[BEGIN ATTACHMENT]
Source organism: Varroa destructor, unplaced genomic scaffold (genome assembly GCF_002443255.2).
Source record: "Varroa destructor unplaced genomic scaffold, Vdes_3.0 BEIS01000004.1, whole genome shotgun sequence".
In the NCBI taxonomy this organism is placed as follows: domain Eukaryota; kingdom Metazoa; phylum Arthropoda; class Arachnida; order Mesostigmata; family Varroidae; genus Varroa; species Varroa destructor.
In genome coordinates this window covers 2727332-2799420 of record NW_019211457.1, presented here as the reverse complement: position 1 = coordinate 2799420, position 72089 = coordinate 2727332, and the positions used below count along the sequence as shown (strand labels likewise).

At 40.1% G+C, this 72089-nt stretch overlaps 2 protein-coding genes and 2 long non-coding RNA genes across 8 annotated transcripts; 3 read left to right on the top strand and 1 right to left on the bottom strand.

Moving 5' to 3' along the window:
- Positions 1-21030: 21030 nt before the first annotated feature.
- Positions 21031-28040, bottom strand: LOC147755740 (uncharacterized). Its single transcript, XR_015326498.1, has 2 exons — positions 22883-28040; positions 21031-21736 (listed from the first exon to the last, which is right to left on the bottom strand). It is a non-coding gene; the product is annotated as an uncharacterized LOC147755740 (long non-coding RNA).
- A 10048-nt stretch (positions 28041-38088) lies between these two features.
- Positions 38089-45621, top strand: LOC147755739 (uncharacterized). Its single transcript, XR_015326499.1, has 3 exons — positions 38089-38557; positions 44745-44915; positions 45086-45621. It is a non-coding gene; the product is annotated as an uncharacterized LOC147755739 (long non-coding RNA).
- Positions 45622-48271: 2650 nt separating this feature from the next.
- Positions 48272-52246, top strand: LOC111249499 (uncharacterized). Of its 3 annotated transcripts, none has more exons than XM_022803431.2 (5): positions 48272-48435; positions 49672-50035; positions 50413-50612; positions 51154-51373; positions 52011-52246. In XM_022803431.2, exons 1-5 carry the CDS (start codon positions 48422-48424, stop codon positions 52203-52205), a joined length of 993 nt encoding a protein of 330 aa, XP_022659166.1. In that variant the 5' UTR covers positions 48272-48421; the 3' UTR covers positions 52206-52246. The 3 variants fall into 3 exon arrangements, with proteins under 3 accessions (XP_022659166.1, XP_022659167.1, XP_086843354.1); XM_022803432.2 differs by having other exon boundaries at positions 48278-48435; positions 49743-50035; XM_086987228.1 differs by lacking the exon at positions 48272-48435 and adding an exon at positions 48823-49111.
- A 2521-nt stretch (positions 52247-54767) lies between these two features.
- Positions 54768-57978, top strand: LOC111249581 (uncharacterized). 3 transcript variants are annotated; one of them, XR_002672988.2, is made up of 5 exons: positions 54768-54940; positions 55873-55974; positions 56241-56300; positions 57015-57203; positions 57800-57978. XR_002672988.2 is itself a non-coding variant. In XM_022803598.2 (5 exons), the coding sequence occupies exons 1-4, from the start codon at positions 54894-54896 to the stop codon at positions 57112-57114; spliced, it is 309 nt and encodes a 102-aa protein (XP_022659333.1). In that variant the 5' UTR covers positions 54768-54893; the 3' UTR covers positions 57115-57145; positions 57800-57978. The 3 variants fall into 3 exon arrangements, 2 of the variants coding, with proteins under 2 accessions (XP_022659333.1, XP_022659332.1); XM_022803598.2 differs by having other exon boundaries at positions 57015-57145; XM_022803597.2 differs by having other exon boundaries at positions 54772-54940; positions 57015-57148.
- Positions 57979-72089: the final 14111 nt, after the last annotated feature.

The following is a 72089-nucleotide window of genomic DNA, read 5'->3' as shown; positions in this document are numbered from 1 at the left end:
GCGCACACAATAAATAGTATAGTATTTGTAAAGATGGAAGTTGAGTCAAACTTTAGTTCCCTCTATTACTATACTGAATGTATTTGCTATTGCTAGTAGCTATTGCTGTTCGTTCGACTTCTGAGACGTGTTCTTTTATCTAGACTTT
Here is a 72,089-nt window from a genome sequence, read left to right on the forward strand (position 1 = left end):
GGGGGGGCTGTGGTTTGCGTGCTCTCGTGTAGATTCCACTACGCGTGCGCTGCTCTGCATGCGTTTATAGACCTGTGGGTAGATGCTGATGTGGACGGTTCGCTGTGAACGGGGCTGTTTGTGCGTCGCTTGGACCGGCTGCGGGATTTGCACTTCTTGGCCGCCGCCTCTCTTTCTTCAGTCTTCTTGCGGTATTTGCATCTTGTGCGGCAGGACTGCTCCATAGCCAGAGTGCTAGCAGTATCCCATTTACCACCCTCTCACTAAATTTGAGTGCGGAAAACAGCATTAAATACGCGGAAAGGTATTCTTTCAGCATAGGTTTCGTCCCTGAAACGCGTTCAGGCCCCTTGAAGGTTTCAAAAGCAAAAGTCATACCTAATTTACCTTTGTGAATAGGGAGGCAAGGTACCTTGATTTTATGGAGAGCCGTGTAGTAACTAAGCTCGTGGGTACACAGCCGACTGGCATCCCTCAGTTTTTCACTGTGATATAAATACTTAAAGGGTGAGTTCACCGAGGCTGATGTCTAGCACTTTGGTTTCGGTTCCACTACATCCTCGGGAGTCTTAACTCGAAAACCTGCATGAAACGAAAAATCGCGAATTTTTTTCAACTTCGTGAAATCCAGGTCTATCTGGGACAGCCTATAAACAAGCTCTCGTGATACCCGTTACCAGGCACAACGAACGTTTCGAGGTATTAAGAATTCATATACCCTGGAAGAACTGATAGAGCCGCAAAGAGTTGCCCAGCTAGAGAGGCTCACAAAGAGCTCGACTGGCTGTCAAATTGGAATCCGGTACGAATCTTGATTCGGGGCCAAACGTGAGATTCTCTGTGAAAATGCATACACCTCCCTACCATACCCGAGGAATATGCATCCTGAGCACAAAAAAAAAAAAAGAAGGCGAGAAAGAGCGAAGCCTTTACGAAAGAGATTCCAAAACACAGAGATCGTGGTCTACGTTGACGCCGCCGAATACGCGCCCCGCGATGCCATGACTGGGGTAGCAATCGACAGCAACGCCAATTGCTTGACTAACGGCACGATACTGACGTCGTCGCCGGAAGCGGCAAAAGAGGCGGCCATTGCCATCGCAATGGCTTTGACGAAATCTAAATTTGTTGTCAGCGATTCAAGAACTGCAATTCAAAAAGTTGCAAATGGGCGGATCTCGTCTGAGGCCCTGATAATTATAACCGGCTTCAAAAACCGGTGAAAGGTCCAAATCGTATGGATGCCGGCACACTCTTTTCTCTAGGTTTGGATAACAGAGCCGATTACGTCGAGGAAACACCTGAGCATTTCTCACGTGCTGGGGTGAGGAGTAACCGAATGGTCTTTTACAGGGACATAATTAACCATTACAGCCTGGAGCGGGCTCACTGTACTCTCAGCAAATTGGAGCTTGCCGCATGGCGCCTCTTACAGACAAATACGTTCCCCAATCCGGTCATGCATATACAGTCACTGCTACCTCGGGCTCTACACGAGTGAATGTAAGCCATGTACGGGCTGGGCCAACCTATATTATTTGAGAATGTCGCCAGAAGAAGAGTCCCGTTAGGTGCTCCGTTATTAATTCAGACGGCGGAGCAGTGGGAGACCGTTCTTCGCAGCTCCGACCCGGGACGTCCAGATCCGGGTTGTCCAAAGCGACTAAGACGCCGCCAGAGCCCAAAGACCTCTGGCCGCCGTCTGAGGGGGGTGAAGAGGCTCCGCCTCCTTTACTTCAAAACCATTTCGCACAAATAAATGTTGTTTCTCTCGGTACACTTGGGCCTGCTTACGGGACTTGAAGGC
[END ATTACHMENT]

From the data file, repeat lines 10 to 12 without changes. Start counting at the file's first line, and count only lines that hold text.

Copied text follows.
- Positions 38089-45621, top strand: LOC147755739 (uncharacterized). Its single transcript, XR_015326499.1, has 3 exons — positions 38089-38557; positions 44745-44915; positions 45086-45621. It is a non-coding gene; the product is annotated as an uncharacterized LOC147755739 (long non-coding RNA).
- Positions 45622-48271: 2650 nt separating this feature from the next.
- Positions 48272-52246, top strand: LOC111249499 (uncharacterized). Of its 3 annotated transcripts, none has more exons than XM_022803431.2 (5): positions 48272-48435; positions 49672-50035; positions 50413-50612; positions 51154-51373; positions 52011-52246. In XM_022803431.2, exons 1-5 carry the CDS (start codon positions 48422-48424, stop codon positions 52203-52205), a joined length of 993 nt encoding a protein of 330 aa, XP_022659166.1. In that variant the 5' UTR covers positions 48272-48421; the 3' UTR covers positions 52206-52246. The 3 variants fall into 3 exon arrangements, with proteins under 3 accessions (XP_022659166.1, XP_022659167.1, XP_086843354.1); XM_022803432.2 differs by having other exon boundaries at positions 48278-48435; positions 49743-50035; XM_086987228.1 differs by lacking the exon at positions 48272-48435 and adding an exon at positions 48823-49111.